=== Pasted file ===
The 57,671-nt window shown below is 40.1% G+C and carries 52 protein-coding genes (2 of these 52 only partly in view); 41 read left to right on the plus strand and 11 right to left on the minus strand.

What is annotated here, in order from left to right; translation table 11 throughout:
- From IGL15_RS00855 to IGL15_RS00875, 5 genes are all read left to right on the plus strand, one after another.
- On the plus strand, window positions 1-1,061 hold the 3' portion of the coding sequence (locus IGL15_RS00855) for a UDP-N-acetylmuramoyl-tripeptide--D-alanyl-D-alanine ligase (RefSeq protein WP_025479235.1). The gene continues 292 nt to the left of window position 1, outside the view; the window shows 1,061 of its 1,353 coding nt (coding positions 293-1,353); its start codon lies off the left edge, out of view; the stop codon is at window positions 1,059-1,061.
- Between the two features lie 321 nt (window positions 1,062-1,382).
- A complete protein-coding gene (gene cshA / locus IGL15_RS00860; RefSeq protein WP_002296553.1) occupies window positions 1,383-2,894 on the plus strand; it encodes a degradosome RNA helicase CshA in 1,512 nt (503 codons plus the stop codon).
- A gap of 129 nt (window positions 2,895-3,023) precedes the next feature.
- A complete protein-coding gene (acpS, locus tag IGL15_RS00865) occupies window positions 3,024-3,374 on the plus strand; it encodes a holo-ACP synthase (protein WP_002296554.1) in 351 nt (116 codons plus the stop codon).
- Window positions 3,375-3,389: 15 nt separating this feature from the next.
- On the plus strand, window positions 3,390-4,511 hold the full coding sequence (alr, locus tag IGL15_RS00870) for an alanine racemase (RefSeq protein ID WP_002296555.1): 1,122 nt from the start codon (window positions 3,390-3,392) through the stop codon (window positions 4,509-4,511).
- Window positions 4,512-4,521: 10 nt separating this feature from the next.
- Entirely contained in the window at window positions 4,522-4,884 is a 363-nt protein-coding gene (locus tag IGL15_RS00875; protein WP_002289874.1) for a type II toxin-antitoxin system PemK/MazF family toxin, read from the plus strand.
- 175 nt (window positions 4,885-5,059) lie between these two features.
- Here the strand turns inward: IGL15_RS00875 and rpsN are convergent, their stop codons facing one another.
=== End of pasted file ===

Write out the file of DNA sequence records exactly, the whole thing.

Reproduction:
The 57,671-nt window shown below is 40.1% G+C and carries 52 protein-coding genes (2 of these 52 only partly in view); 41 read left to right on the plus strand and 11 right to left on the minus strand.

What is annotated here, in order from left to right; translation table 11 throughout:
- From IGL15_RS00855 to IGL15_RS00875, 5 genes are all read left to right on the plus strand, one after another.
- On the plus strand, window positions 1-1,061 hold the 3' portion of the coding sequence (locus IGL15_RS00855) for a UDP-N-acetylmuramoyl-tripeptide--D-alanyl-D-alanine ligase (RefSeq protein WP_025479235.1). The gene continues 292 nt to the left of window position 1, outside the view; the window shows 1,061 of its 1,353 coding nt (coding positions 293-1,353); its start codon lies off the left edge, out of view; the stop codon is at window positions 1,059-1,061.
- Between the two features lie 321 nt (window positions 1,062-1,382).
- A complete protein-coding gene (gene cshA / locus IGL15_RS00860; RefSeq protein WP_002296553.1) occupies window positions 1,383-2,894 on the plus strand; it encodes a degradosome RNA helicase CshA in 1,512 nt (503 codons plus the stop codon).
- A gap of 129 nt (window positions 2,895-3,023) precedes the next feature.
- A complete protein-coding gene (acpS, locus tag IGL15_RS00865) occupies window positions 3,024-3,374 on the plus strand; it encodes a holo-ACP synthase (protein WP_002296554.1) in 351 nt (116 codons plus the stop codon).
- Window positions 3,375-3,389: 15 nt separating this feature from the next.
- On the plus strand, window positions 3,390-4,511 hold the full coding sequence (alr, locus tag IGL15_RS00870) for an alanine racemase (RefSeq protein ID WP_002296555.1): 1,122 nt from the start codon (window positions 3,390-3,392) through the stop codon (window positions 4,509-4,511).
- Window positions 4,512-4,521: 10 nt separating this feature from the next.
- Entirely contained in the window at window positions 4,522-4,884 is a 363-nt protein-coding gene (locus tag IGL15_RS00875; protein WP_002289874.1) for a type II toxin-antitoxin system PemK/MazF family toxin, read from the plus strand.
- 175 nt (window positions 4,885-5,059) lie between these two features.
- Here the strand turns inward: IGL15_RS00875 and rpsN are convergent, their stop codons facing one another.